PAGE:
"That transition has been significant because it has been the call of the laity to continue and preserve the Catholic identity and nature of those schools that are at the heart of why they exist. They've carried on the academic and instructional program that competes with any school system in this country."

The laypeople have proven they have the character and spiritual development to support the mission of Catholic education, Henry said. It brought a challenge to pay salaries and benefits comparable to their training and public education, he added.

"These challenges remain -- having teachers and leaders with the proper training and formation to continue this tradition. Our schools must remain authentically Catholic and have a prevailing Catholic identity."

Almost $350 million will be contributed this year to sustain 147 elementary and secondary schools, Henry noted. The cost must not get to the point where it is beyond the means of parents and parishes to sustain it, he said.

"We look over our history, and challenges have always been a part of our legacy," Henry said. "It's all part of the miracle of Catholic education."


George Henry, superintendent of Catholic education for the Archdiocese of St. Louis, responded to a few questions about his work and life. Gathering with children from St. Louis the King School at the Cathedral Basilica Parish recently, he introduced himself as the superintendent of schools. The students referred to him as the "superman" of schools or "superhero." Here then are some super answers.

1. What was your most memorable moment as superintendent? Receiving Holy Communion from and getting to meet Pope John Paul II.

2. What was the happiest/most fun time as superintendent? The most satisfying part of my job is getting to know and work with some truly outstanding individuals both in the Catholic Church and the St. Louis community.

3. What has been the biggest success during your time as superintendent? Relocating and building the new Cardinal Ritter College Prep high school.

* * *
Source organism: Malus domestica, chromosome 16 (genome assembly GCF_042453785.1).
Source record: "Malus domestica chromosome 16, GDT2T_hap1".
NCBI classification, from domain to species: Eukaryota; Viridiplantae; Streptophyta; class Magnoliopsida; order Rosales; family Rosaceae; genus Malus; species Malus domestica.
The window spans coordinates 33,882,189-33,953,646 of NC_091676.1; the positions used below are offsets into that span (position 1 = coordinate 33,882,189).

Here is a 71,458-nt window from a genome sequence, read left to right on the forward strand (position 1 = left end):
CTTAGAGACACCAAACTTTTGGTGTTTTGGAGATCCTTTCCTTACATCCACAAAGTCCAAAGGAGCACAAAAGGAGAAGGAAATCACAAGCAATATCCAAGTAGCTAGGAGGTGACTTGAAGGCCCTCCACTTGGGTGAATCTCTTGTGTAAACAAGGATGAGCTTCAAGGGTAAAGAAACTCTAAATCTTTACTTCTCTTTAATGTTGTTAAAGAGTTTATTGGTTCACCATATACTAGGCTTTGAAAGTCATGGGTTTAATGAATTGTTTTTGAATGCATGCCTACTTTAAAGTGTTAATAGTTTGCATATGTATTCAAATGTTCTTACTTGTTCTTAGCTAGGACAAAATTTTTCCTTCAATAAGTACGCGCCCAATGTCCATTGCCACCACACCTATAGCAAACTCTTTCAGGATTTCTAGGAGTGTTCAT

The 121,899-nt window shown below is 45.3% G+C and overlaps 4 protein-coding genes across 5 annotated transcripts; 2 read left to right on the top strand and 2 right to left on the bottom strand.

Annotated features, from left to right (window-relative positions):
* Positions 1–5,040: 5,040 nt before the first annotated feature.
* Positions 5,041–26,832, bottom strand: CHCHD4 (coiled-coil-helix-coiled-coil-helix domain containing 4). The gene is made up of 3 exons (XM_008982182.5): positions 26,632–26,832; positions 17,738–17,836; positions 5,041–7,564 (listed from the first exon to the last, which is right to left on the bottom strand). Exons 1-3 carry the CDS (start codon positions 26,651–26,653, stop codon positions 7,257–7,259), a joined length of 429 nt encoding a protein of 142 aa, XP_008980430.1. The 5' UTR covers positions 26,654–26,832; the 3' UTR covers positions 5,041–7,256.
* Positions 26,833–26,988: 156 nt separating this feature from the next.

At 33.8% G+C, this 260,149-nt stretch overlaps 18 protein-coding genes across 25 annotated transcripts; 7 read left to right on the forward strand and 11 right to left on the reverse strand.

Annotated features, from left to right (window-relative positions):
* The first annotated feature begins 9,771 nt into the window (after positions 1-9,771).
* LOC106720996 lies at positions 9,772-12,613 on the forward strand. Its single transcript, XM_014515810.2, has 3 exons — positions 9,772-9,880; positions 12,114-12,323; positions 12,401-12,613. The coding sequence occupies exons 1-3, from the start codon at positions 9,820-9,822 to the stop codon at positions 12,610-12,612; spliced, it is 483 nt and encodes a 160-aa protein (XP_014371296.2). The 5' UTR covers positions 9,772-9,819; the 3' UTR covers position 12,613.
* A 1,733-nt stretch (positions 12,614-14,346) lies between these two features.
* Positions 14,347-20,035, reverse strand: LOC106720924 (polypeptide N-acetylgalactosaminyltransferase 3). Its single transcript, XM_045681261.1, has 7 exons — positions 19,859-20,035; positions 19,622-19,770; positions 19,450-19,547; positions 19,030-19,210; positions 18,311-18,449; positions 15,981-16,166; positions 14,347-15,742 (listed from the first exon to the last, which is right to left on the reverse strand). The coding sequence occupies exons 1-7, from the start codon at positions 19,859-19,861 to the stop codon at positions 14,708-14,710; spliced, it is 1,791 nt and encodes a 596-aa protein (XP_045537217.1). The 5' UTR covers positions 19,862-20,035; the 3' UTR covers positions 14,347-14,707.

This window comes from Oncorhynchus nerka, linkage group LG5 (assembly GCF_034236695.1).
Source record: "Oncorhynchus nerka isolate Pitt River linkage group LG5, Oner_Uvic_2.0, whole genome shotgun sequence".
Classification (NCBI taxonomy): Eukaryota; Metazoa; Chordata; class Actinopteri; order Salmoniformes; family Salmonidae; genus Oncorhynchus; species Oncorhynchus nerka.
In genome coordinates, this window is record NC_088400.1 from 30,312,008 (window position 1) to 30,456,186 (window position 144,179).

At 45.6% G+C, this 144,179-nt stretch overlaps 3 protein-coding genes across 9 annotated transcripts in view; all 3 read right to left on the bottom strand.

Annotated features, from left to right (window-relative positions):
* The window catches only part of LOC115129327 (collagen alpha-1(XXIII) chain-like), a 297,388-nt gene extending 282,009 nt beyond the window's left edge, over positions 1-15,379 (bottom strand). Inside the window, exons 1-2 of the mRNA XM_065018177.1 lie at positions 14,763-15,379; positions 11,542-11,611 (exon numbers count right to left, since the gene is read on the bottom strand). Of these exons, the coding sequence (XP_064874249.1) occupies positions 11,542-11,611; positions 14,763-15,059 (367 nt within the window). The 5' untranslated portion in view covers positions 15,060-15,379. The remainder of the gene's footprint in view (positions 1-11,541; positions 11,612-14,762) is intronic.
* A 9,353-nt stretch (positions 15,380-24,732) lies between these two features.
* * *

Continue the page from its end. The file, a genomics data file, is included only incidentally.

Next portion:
4. What has been the biggest disappointment/ongoing challenge as superintendent? The inability to stabilize or increase enrollment in our Catholic schools.

5. What was your most humbling moment as superintendent? Meeting Pope John Paul II.

6. Who has been a mentor? The individuals who most influence me in my role as superintendent would be my two predecessors, Bishop John Leibrecht and Sister Mary Ann Eckhoff.

7. Who was your favorite teacher? Father Robert Eimer, OMI

8. What kind of a student were you in grade school/high school? I worked hard, was responsible and interested in learning.

9. Who was the biggest celebrity you've met? A private dinner with Stan and Lil Musial.

10. If you were to spend a day with some public figure (dead or alive), who would it be? St. Thomas Aquinas.

11. What advice do you have for students today? Do not take your Catholic education for granted and commit yourself to developing a personal relationship with Jesus Christ throughout your lifetime.

12. What advice do you have for your successor? To trust and support the staff at the Catholic Education Center as well as to develop a collaborative working relationship with Archbishop Carlson and the pastors and principals in our Catholic schools. Also, be sure that religious education programs for our children in public schools remains a priority.

13. What are some hobbies or pursuits you'll have in retirement? Golf, reading and spending more time with my family.